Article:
Apache tears are merikanite obsidian nodules that are formed when lava cools incredibly quickly. The rapid cooling results in volcanic glass instead of forming crystals. These nodules vary in size from pea-sized to the size of a baseball. They’re often found in a Perlite Matrix near Superior, Arizona, but can be found elsewhere.
Fun fact – This interesting mineral expands seven to fifteen times its volume when heated because of water loss.
Apache Tear Crystals
Also known as marekanite and obsidianite, Apache Tears are a unique variety of black obsidian that crystalizes in the form of small, indented pebbles about one to two inches in size.
Apache Tears were created by silica-rich lava that became embedded in the high water content mineral perlite – a volcanic glass formed when water gets absorbed during the cooling process of lava. When the hydration process of perlite was complete or partially finished, small obsidian concretions were left behind, which we know today as Apache Tears. This natural process has occurred a few times in the United States, with the most notable event taking place in Superior, Arizona.
This southern Arizona town is believed to be the epicenter for this mineral, which was discovered around the late 1800s. Since then, these nodules have been discovered in southwestern Utah and western Nevada.
Apache Tears Story
Apache Tears have an incredibly sad backstory dating back to the height of the American Indian War. During the 1870s, there was a brutal battle between the US Cavalry and 75 (or so) members of the Apache Tribe. The battle took place atop Apache Leap Mountain, overlooking present-day Superior, Arizona.
As the Apache became outnumbered and the enemy forces hastily approached, the tribe members took their fate into their own hands, riding their horses off the cliff to their deaths.
When the Apache’s families heard the tragic news, they started weeping, crying endless tears of sorrow and grief. It is believed that those tears turned into stone, becoming what we know today as Apache Tears.
Where To Find Apache Crystals
The Southwestern portion of the United States is where to set your sights if you’re looking for Apache Tears.
Superior, Arizona, is the place to source the truest Apache Tears. It only makes sense as that’s the spot they were first discovered and where the name originated. The local perlite mine is a must-visit even if you’re not into rock hounding.
Scotty’s Junction Rockhounding Area and Fish Lake Valley are a source of Apache Tears. You’re going to take Highway 95 about two hours northwest of Nevada to search for Tears that are said to be scattered across the desert floor on either side of the highway, around the intersection with HWY 267.
There is also said to be a dirt road that parallels Highway 95 northbound on the east side. There’s a right turn to the east that dead-ends onto BLM land. This rockhounding location is an excellent pit stop to search for Apache Tears. Don’t forget to check local laws before hunting and collecting.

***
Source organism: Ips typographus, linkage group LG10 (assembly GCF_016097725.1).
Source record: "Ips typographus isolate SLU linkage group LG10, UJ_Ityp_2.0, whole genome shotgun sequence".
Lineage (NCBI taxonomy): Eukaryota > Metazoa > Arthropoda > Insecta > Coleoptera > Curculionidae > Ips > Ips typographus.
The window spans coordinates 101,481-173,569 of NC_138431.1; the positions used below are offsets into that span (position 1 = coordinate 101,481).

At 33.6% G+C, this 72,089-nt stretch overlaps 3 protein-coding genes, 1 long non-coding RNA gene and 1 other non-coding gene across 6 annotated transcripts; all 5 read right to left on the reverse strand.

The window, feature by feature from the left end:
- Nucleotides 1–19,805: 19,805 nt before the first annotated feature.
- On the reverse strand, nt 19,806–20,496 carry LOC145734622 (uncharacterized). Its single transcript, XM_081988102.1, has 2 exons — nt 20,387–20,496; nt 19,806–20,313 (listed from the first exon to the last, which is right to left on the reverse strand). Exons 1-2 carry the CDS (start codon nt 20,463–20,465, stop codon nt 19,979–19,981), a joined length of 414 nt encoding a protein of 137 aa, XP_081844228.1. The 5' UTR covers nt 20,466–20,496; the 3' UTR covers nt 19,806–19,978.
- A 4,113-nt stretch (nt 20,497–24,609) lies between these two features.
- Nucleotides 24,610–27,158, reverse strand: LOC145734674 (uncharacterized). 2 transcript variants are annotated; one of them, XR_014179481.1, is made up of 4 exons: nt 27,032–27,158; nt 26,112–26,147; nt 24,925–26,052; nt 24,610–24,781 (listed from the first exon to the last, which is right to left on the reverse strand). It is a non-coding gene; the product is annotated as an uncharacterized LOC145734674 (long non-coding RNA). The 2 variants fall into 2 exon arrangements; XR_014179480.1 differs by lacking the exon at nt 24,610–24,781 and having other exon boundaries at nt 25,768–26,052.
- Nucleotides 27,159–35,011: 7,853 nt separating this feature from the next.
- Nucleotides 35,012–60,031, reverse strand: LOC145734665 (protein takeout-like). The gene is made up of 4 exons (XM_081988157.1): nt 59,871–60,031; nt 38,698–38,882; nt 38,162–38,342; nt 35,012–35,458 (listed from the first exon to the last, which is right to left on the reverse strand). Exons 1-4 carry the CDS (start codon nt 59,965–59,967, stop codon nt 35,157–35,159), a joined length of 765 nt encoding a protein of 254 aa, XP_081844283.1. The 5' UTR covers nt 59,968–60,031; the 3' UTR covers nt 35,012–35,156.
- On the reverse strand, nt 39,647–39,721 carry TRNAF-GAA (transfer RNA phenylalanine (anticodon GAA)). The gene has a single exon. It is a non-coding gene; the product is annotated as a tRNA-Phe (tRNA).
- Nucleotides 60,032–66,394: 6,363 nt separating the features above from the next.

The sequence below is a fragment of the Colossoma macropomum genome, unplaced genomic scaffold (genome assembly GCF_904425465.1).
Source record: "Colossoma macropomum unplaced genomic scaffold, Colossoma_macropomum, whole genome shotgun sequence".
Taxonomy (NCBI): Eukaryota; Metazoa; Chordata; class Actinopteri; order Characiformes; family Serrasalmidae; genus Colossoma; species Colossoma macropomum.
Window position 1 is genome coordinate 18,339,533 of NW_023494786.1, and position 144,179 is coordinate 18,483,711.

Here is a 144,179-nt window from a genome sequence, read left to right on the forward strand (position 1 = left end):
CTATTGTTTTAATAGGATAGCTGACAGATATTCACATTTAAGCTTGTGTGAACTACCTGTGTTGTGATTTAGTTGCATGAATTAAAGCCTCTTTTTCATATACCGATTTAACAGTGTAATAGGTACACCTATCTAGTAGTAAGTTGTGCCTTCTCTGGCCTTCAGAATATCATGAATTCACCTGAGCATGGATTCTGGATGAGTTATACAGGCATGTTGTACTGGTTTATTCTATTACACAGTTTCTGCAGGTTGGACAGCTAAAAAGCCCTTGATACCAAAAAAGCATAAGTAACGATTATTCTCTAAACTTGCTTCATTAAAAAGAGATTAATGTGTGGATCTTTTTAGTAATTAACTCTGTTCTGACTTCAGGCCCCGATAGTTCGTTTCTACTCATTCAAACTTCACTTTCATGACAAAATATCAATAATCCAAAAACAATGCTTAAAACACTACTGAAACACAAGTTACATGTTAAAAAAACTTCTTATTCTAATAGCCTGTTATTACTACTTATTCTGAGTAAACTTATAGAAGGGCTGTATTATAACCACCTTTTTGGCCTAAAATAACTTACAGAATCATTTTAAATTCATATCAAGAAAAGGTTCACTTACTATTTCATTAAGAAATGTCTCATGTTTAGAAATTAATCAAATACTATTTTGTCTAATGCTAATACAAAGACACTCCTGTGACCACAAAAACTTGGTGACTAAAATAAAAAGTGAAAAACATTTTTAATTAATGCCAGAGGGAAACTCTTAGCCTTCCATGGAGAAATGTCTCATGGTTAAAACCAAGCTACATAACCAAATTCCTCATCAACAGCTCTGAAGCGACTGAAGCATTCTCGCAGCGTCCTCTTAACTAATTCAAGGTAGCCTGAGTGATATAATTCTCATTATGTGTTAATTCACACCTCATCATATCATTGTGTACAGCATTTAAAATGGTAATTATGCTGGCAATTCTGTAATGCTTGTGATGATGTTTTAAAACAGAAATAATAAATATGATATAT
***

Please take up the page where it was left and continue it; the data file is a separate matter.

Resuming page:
Fish Lake Valley is at the foot of the Sierra Nevada mountains along Nevada – California border. It’s said to be a great site to find scattered Tears. The land here is almost entirely BLM land, open to exploration. Chalcedony and Apache Tears can be found on the surface of the dried-up lakebed.
Mule Creek and East Grants Ridge are two places to check out in New Mexico. Mule Creek is located within the big country along the Arizona-New Mexico border. Here, remote desert rivers and washes were carved deeply into the rocky terrain, creating one of the largest obsidian deposits.
The Gila National Forest offers rockhounds a vast chunk of public land to explore and get their hands on some polished Apache Tears. There are also several wash bottoms that HWY 78 crosses around Mule Creek that are worth checking out.
Mule Creek’s interior hosts large obsidian deposits in polished Apache Tear formations. The Apache Tear deposits are likely within the layered Rhyolitic volcanic ash deposits. They typically appear in dense clusters along the cliff bands. Check the canyons and areas where the cliff edges have been cut.
East Grants Ridge is northeast of Grants, New Mexico. It’s accessible throughout the year and an excellent site to find some Topaz and Garnets, aside from the Apache Tears. The collecting area is within the Cibola National Forest, northeast of Grants, along Lobo Canyon Road.
Are Apache Tears Rare
Apache Tears are relatively rare. Considering that they formed under special conditions, there is no way to guarantee a new deposit is not discovered, especially once an area has been picked over. There are plenty of dig sites where obsidian can be found but due to the Apache Tear’s rare formation, it makes it quite difficult to replicate.
Sleeping With Apache Tears
Sleeping with an Apache Tear can help assist with giving and accepting forgiveness. That said, Apache Tears help promote a feeling of intense, deep healing and calmness. It can ease stress, grief, and mourning, which can help you sleep a bit better. If you’re sad, depressed, grieving, or mourning, and it’s causing you trouble sleeping, try to sleep with an Apache Tear and catch some Z’s.
Apache Tears are considered a protective stone that can safeguard the aura against negative energy. These stones can provide gentle healing and great comfort during times of heartache and grief.
This special obsidian can raise your level of awareness to allow you to feel the presence of threatening people, energies, and situations.